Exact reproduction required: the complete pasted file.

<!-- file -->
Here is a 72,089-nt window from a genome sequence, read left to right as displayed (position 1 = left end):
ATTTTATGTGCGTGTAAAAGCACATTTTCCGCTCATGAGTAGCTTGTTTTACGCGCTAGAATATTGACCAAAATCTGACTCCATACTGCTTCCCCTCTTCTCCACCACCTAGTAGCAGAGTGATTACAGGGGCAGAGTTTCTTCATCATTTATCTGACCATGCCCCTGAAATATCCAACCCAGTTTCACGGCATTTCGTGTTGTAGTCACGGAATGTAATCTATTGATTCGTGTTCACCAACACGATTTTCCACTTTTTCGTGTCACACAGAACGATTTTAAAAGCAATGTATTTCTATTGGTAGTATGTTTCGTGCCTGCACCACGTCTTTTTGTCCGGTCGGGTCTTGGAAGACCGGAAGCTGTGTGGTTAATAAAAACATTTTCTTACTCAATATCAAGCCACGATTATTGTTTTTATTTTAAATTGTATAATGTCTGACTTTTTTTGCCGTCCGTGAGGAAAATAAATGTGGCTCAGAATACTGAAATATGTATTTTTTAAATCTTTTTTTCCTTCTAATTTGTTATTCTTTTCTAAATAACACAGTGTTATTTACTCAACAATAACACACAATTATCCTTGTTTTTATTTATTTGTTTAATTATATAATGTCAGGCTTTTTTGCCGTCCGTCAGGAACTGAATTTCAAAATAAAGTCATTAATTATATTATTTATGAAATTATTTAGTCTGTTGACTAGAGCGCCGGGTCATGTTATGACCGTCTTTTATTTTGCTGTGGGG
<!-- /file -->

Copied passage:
Here is a 72,089-nt window from a genome sequence, read left to right as displayed (position 1 = left end):
ATTTTATGTGCGTGTAAAAGCACATTTTCCGCTCATGAGTAGCTTGTTTTACGCGCTAGAATATTGACCAAAATCTGACTCCATACTGCTTCCCCTCTTCTCCACCACCTAGTAGCAGAGTGATTACAGGGGCAGAGTTTCTTCATCATTTATCTGACCATGCCCCTGAAATATCCAACCCAGTTTCACGGCATTTCGTGTTGTAGTCACGGAATGTAATCTATTGATTCGTGTTCACCAACACGATTTTCCACTTTTTCGTGTCACACAGAACGATTTTAAAAGCAATGTATTTCTATTGGTAGTATGTTTCGTGCCTGCACCACGTCTTTTTGTCCGGTCGGGTCTTGGAAGACCGGAAGCTGTGTGGTTAATAAAAACATTTTCTTACTCAATATCAAGCCACGATTATTGTTTTTATTTTAAATTGTATAATGTCTGACTTTTTTTGCCGTCCGTGAGGAAAATAAATGTGGCTCAGAATACTGAAATATGTATTTTTTAAATCTTTTTTTCCTTCTAATTTGTTATTCTTTTCTAAATAACACAGTGTTATTTACTCAACAATAACACACAATTATCCTTGTTTTTATTTATTTGTTTAATTATATAATGTCAGGCTTTTTTGCCGTCCGTCAGGAACTGAATTTCAAAATAAAGTCATTAATTATATTATTTATGAAATTATTTAGTCTGTTGACTAGAGCGCCGGGTCATGTTATGACCGTCTTTTATTTTGCTGTGGGG